Martha Bratton was one of many South Carolina women who staunchly defended their families against the British and Tories during the American Revolution.
The Brattons lived in York District, and Martha’s husband William, along with many other men in the district, had joined forces with General Thomas Sumter to attempt to drive back Capt. Christian Huck and his men.
The day before the battle, now known as Huck’s Defeat, Huck and his men arrived at the home of Martha Bratton.
She met them on the piazza, her five-year-old son clinging to her skirts. When asked where her husband was, she replied that he was with Sumter’s army and that she would rather him remain true to his country and perish than to align himself with Huck’s forces and live.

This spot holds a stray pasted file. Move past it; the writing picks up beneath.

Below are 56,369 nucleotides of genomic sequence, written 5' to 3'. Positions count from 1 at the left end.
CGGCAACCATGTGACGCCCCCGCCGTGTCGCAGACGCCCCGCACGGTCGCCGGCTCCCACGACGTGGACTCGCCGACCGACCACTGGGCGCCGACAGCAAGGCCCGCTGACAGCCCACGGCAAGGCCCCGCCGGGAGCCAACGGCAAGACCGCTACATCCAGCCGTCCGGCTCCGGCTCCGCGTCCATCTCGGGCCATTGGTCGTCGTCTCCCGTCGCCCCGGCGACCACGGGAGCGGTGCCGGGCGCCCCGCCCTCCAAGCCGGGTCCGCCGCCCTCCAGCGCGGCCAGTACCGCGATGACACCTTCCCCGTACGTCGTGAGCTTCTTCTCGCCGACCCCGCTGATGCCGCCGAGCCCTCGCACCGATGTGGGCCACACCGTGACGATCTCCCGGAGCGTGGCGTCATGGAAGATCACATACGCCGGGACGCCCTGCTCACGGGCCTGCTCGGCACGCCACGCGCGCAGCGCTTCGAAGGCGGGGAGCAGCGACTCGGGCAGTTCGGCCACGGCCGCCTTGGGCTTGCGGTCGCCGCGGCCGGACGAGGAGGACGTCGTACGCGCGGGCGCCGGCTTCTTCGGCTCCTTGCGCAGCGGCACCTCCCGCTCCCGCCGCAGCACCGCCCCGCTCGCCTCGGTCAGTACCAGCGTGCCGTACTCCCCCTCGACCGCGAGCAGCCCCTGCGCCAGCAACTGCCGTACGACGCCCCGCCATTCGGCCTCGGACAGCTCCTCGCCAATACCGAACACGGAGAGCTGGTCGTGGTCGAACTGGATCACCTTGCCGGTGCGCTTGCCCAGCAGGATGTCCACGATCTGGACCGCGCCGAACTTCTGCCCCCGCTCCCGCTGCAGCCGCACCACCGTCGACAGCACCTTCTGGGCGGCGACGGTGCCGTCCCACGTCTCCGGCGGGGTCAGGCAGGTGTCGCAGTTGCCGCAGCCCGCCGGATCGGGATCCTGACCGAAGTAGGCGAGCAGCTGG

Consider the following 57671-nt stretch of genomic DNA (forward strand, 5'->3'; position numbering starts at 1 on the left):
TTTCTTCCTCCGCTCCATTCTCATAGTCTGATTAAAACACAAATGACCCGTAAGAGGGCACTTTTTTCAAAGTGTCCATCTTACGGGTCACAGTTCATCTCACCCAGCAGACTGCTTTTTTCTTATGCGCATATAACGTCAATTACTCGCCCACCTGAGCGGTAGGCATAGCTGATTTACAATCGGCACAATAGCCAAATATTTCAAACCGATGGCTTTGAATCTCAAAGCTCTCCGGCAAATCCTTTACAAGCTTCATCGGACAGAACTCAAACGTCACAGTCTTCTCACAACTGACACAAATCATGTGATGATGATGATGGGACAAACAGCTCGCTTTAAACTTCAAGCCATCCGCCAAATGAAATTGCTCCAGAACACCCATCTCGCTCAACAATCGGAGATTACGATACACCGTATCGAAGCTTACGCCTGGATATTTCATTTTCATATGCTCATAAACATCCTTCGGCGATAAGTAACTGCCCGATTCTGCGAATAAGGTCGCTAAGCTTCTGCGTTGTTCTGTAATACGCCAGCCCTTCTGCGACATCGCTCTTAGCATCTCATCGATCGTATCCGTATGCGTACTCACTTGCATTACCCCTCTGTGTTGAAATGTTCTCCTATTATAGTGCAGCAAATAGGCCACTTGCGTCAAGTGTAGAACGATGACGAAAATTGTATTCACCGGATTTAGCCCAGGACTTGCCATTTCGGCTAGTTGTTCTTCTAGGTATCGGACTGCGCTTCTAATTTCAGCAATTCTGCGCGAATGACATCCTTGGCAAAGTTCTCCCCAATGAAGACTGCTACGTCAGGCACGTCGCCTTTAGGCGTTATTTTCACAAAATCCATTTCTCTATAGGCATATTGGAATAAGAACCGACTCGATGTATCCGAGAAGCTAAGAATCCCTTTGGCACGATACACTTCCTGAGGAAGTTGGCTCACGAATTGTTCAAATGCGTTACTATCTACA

Infuriated by her brashness, one of Huck’s men grabbed a reaping hook hanging on the porch and held it to her throat. Huck made no move to check him, but his second-in-command, John Adamson, stepped in and ordered the soldier to release her.
Huck commanded Martha to prepare supper for his troops. She complied, but sent a servant out the back way to warn her husband and Sumter’s troops.
Early the next morning, Sumter’s troops surprised Huck, who had camped just down the road from the Bratton’s on land owned by James Williamson. During the fighting that ensued, Adamson was wounded. William Bratton was told that this was the man who had threatened Martha. Bratton ordered him executed, but Adamson swore he was not the man and asked that Martha be brought to the scene to vouch for him. She came and not only confirmed his story, but also took him into her home, tended his wounds and nursed him back to health.